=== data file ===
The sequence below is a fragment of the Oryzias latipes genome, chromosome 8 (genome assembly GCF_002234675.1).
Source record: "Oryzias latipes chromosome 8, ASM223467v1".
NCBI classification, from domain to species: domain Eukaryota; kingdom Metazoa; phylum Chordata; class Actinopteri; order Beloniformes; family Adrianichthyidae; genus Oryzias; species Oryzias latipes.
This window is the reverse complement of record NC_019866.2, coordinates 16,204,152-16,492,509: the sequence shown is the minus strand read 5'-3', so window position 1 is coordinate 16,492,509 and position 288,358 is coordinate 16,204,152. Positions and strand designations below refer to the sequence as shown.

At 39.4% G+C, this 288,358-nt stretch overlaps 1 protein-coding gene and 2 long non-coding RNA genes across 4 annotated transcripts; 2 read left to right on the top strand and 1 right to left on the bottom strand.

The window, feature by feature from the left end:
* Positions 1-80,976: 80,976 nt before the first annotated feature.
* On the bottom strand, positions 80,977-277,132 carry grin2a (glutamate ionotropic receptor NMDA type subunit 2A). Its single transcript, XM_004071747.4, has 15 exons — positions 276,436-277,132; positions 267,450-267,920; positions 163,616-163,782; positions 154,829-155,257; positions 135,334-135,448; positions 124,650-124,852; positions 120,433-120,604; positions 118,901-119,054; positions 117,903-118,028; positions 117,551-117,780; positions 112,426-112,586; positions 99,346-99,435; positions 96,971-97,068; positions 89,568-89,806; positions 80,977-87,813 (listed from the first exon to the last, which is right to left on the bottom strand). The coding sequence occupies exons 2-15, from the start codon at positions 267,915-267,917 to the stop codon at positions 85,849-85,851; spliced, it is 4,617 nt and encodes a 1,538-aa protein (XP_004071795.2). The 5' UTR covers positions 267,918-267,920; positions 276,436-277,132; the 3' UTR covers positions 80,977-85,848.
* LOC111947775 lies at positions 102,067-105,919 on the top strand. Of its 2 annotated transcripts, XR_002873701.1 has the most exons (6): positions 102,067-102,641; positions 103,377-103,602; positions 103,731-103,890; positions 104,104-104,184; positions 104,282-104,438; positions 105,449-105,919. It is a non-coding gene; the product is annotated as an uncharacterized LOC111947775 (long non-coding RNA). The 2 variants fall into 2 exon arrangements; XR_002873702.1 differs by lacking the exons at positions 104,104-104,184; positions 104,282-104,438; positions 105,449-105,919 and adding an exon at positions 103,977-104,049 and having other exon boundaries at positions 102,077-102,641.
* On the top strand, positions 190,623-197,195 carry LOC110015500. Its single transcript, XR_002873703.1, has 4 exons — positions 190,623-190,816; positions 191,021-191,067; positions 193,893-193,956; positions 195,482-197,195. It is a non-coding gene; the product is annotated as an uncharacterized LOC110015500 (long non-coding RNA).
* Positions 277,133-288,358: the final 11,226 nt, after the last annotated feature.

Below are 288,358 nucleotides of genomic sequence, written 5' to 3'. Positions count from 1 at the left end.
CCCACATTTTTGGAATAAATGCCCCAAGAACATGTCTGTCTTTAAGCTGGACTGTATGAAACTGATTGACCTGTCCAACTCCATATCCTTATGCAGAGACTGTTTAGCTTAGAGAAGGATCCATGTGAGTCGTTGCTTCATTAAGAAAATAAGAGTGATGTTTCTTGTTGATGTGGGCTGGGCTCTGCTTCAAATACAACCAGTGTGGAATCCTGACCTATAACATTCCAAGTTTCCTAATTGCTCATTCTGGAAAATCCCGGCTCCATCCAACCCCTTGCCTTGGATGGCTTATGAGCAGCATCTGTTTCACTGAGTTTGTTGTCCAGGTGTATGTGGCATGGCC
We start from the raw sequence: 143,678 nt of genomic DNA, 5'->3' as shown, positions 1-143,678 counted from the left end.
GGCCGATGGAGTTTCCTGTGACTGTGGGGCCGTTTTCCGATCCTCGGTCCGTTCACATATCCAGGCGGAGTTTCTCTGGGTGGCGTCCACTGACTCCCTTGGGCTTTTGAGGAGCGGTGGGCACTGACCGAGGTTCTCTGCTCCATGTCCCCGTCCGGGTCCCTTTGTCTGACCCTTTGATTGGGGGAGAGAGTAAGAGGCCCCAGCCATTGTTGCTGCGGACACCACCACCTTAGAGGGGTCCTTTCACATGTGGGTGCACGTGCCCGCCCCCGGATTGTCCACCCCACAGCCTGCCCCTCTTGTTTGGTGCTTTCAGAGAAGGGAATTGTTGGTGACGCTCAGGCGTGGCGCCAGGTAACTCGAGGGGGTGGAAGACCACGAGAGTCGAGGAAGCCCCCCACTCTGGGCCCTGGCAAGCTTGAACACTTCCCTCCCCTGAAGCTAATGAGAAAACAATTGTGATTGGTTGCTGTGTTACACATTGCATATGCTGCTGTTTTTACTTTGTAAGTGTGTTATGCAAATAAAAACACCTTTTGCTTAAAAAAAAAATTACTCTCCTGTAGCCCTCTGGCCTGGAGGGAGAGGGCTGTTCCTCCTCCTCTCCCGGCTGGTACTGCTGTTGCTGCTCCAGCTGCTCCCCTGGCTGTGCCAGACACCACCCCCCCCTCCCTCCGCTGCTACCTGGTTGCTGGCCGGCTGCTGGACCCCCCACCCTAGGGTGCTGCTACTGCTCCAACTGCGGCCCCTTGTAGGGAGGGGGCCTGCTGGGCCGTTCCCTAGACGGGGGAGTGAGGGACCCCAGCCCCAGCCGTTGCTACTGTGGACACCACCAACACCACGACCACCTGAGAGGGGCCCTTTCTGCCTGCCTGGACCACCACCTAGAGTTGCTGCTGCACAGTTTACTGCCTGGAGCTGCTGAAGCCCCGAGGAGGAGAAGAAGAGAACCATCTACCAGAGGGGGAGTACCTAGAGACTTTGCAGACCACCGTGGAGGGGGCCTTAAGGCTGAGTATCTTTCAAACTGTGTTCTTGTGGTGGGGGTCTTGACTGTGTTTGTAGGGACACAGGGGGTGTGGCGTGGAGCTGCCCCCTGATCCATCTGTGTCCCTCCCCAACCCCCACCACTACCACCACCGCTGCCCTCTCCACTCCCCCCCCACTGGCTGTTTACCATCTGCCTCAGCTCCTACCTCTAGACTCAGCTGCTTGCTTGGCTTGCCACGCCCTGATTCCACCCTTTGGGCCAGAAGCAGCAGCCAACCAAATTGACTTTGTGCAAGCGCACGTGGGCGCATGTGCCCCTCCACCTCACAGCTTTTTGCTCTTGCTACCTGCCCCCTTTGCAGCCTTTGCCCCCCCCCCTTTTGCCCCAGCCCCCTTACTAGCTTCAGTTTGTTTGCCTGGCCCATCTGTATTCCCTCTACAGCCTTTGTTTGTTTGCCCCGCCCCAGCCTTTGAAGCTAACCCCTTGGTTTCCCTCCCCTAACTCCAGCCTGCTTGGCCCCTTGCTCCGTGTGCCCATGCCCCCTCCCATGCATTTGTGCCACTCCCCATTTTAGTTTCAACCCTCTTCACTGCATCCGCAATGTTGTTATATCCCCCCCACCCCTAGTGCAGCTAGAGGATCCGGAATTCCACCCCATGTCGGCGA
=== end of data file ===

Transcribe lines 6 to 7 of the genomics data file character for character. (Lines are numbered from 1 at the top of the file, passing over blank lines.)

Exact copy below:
The window, feature by feature from the left end:
* Positions 1-80,976: 80,976 nt before the first annotated feature.